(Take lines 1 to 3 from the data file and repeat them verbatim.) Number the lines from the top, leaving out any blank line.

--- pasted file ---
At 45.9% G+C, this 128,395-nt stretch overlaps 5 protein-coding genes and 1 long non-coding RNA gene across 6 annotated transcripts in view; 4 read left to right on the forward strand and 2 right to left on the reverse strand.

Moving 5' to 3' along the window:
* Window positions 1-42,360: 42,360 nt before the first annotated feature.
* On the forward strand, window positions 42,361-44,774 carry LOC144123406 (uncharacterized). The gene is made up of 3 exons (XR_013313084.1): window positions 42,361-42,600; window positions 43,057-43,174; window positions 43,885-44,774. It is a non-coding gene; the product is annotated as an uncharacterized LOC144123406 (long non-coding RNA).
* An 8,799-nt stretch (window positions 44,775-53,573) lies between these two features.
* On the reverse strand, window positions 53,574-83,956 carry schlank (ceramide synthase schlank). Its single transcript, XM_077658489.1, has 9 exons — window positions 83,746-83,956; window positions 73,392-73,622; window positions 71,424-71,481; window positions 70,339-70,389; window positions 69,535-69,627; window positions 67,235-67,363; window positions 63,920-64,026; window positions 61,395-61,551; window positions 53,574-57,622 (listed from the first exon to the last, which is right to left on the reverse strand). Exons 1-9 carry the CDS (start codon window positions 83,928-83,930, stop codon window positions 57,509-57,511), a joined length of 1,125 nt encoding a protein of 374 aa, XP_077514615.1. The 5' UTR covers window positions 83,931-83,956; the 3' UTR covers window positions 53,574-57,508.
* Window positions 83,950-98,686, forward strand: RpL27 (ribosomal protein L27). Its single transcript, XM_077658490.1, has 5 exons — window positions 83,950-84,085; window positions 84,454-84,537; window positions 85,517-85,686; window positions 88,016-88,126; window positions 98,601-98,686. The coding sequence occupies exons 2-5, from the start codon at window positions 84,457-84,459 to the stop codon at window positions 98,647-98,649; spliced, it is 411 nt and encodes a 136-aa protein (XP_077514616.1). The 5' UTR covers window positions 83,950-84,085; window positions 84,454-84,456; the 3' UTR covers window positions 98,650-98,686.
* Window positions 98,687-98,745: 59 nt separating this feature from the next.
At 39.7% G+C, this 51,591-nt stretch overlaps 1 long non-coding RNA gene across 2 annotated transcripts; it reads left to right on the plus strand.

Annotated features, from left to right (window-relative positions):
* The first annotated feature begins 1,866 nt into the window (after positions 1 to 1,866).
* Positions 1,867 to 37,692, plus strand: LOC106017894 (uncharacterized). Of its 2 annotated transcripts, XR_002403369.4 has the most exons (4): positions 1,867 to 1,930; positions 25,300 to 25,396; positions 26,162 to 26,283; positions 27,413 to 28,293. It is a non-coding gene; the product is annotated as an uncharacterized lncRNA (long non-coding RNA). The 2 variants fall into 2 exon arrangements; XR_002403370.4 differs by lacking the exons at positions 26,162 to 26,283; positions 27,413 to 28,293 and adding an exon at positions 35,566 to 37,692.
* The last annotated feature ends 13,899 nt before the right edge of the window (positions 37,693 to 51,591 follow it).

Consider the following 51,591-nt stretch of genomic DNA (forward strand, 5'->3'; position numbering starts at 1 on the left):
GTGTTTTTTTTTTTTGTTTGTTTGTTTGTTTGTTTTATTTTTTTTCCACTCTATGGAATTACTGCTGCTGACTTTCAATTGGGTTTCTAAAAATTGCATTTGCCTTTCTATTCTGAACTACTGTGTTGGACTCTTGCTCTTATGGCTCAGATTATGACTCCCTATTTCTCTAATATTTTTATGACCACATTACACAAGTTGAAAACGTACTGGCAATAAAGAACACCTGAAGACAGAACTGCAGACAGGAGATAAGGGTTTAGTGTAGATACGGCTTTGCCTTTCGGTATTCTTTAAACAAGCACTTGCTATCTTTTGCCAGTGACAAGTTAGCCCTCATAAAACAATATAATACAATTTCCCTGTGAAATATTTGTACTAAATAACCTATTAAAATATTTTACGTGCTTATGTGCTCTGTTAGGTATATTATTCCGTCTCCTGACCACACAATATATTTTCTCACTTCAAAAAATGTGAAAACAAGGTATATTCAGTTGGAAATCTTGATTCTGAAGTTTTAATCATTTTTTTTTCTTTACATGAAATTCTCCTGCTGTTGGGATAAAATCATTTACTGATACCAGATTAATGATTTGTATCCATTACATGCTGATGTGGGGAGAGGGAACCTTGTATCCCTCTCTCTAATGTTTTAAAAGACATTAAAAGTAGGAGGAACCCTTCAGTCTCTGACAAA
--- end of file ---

At 45.9% G+C, this 128,395-nt stretch overlaps 5 protein-coding genes and 1 long non-coding RNA gene across 6 annotated transcripts in view; 4 read left to right on the forward strand and 2 right to left on the reverse strand.

Moving 5' to 3' along the window:
* Window positions 1-42,360: 42,360 nt before the first annotated feature.